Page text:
"Live a good life, and in the end, it’s not the years in the life, it’s the life in the years."

Artist pair moves for an adventure

By on June 27, 2018 in Columnist with 0 Comments

Mike CassidyBy Mike Cassidy


A while back, Cindy Rietveldt left a phone message saying: “Cancel our subscription to The Good Life, we’re moving out of the country.”


I called her back and asked where and why she and her husband, Bill — two well-known local artists (we had a story about their giant puppets in the September 2016 issue) — were moving.

“Mérida, in the Yucatán area of Mexico,” she said. And, as for the why, see her story on page 7.

“It was hard to write and I know it’s too long even though I cut out paragraphs. There are so many other aspects of this story to talk about,” wrote Cindy.

“Our experience here is mostly good but very complicated by unforeseen issues with our house and the manual labor required to make changes, the hard work (and enjoyment) of learning Spanish, the experience of starting to make art under a whole different set of circumstances… I could go on and on. Politics! We don’t even begin to understand local politics!”

Now, we are not encouraging readers to cancel their subscriptions and move away — but we do promote the notion of never giving up on the idea of taking on a new adventure.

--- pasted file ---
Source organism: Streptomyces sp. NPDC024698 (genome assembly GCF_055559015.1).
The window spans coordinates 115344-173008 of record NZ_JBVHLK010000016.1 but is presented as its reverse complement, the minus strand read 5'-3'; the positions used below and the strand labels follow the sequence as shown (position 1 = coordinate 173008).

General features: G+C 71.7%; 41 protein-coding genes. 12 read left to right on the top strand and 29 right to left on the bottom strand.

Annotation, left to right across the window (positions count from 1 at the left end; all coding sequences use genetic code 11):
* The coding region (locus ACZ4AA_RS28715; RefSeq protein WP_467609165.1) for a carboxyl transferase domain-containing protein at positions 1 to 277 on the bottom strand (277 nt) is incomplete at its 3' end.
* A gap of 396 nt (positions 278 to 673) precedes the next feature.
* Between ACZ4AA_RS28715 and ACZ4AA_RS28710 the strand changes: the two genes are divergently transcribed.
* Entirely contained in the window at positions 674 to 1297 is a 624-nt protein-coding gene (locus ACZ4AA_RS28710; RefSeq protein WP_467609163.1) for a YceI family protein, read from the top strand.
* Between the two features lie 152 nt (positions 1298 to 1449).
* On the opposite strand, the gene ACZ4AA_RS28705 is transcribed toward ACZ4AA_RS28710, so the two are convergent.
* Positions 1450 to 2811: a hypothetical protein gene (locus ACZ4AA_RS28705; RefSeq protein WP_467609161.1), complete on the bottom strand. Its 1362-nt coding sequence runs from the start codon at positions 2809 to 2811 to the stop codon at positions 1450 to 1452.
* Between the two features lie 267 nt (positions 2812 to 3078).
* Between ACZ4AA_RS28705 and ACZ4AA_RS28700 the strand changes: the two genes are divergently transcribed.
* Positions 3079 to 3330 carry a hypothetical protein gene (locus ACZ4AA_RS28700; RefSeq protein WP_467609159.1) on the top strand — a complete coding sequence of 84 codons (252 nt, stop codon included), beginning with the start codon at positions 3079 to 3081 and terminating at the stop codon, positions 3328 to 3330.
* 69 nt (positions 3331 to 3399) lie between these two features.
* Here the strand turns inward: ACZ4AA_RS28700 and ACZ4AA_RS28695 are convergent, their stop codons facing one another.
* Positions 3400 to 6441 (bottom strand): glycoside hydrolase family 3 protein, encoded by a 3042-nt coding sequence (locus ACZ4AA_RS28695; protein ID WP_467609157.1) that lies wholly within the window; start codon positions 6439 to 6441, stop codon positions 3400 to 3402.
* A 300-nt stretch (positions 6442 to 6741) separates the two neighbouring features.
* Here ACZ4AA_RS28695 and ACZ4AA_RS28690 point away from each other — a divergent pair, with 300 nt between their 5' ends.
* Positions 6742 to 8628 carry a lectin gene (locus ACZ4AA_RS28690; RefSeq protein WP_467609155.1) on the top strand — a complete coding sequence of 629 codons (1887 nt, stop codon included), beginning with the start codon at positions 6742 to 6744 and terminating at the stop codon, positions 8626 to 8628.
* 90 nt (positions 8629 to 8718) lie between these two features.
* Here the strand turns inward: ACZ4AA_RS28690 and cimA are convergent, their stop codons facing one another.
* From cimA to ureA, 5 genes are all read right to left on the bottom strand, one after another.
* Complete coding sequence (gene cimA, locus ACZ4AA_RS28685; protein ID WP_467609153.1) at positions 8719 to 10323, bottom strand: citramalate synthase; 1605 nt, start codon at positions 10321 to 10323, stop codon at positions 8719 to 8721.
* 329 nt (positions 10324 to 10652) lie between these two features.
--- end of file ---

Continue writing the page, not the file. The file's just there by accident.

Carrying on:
Whether you ever make such a move or not, it’s fun imagining yourself packing up the car and the pets, and hitting the road for a new destination.

Criminal behavior? Is that what The Good Life is endorsing now?

It might appear that way, with our story about the joys of rustling roses.

Susan Sampson contacted us recently, asking: “Do you have any interest in looking at an essay about collecting antique varieties of roses from cuttings collected from abandoned lots and farmyard and the like? I do this as a hobby — I’ve populated my yard with them.”

In her story, Susan uses such phrases as “steal a (rose) start” and “I drove the get-away car,” but perhaps tongue in cheek.

In any event, the booty Susan made off with are thriving in her yard this summer.

See her story and a few photos of the roses on pages 12 and 13.

You can live your dream — and make a living, too.

Marshall Mahler was working for Parsons Photography when he decided to leave in 2007 and pursue a career as a fine art landscape photographer.

These days, he makes his living pretty much by selling his prints at such places as Leavenworth’s Art in the Park.

We caught up with him one Saturday at his Leavenworth booth and he said, “When I started, I just had a few dozen prints in a small space here. Now, I probably have 1,800 right here.”

We would have talked more, but customers started coming in… and well, business is business.

Marshall just returned from Hawaii where he rented a helicopter to photograph the erupting Kilauea volcano. See a few of his photos on pages 10 and 11.

Steal an adventure wherever you can and enjoy The Good Life.

— Mike

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